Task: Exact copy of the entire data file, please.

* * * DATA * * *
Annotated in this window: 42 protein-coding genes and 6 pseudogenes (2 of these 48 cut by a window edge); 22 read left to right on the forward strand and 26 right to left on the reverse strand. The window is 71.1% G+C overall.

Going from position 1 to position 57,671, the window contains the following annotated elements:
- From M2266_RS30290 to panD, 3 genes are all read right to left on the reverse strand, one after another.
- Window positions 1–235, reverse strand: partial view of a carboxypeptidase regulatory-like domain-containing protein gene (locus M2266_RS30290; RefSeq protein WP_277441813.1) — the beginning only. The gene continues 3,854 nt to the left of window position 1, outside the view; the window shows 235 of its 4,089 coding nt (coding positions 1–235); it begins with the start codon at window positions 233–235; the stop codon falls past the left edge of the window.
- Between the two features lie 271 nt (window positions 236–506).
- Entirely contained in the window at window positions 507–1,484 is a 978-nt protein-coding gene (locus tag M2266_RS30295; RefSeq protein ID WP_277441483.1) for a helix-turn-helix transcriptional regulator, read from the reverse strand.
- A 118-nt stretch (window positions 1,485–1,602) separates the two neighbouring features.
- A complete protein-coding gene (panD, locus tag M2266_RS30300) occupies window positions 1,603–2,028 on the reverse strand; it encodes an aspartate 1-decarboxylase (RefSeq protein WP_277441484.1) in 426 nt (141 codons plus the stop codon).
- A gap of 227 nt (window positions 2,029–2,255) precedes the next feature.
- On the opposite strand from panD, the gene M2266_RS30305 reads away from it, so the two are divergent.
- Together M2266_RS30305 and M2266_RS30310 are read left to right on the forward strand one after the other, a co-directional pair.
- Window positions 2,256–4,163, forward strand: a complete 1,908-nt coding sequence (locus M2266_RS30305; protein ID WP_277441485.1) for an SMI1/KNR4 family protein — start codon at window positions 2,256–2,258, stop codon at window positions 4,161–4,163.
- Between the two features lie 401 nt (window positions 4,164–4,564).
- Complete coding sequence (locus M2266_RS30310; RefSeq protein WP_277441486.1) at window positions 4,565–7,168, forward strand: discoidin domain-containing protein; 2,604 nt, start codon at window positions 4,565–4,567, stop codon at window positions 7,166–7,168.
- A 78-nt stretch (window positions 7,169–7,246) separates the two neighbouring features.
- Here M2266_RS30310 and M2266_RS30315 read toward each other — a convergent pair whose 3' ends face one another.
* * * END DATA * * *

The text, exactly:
Annotated in this window: 42 protein-coding genes and 6 pseudogenes (2 of these 48 cut by a window edge); 22 read left to right on the forward strand and 26 right to left on the reverse strand. The window is 71.1% G+C overall.

Going from position 1 to position 57,671, the window contains the following annotated elements:
- From M2266_RS30290 to panD, 3 genes are all read right to left on the reverse strand, one after another.
- Window positions 1–235, reverse strand: partial view of a carboxypeptidase regulatory-like domain-containing protein gene (locus M2266_RS30290; RefSeq protein WP_277441813.1) — the beginning only. The gene continues 3,854 nt to the left of window position 1, outside the view; the window shows 235 of its 4,089 coding nt (coding positions 1–235); it begins with the start codon at window positions 233–235; the stop codon falls past the left edge of the window.
- Between the two features lie 271 nt (window positions 236–506).
- Entirely contained in the window at window positions 507–1,484 is a 978-nt protein-coding gene (locus tag M2266_RS30295; RefSeq protein ID WP_277441483.1) for a helix-turn-helix transcriptional regulator, read from the reverse strand.
- A 118-nt stretch (window positions 1,485–1,602) separates the two neighbouring features.
- A complete protein-coding gene (panD, locus tag M2266_RS30300) occupies window positions 1,603–2,028 on the reverse strand; it encodes an aspartate 1-decarboxylase (RefSeq protein WP_277441484.1) in 426 nt (141 codons plus the stop codon).
- A gap of 227 nt (window positions 2,029–2,255) precedes the next feature.
- On the opposite strand from panD, the gene M2266_RS30305 reads away from it, so the two are divergent.
- Together M2266_RS30305 and M2266_RS30310 are read left to right on the forward strand one after the other, a co-directional pair.
- Window positions 2,256–4,163, forward strand: a complete 1,908-nt coding sequence (locus M2266_RS30305; protein ID WP_277441485.1) for an SMI1/KNR4 family protein — start codon at window positions 2,256–2,258, stop codon at window positions 4,161–4,163.
- Between the two features lie 401 nt (window positions 4,164–4,564).
- Complete coding sequence (locus M2266_RS30310; RefSeq protein WP_277441486.1) at window positions 4,565–7,168, forward strand: discoidin domain-containing protein; 2,604 nt, start codon at window positions 4,565–4,567, stop codon at window positions 7,166–7,168.
- A 78-nt stretch (window positions 7,169–7,246) separates the two neighbouring features.
- Here M2266_RS30310 and M2266_RS30315 read toward each other — a convergent pair whose 3' ends face one another.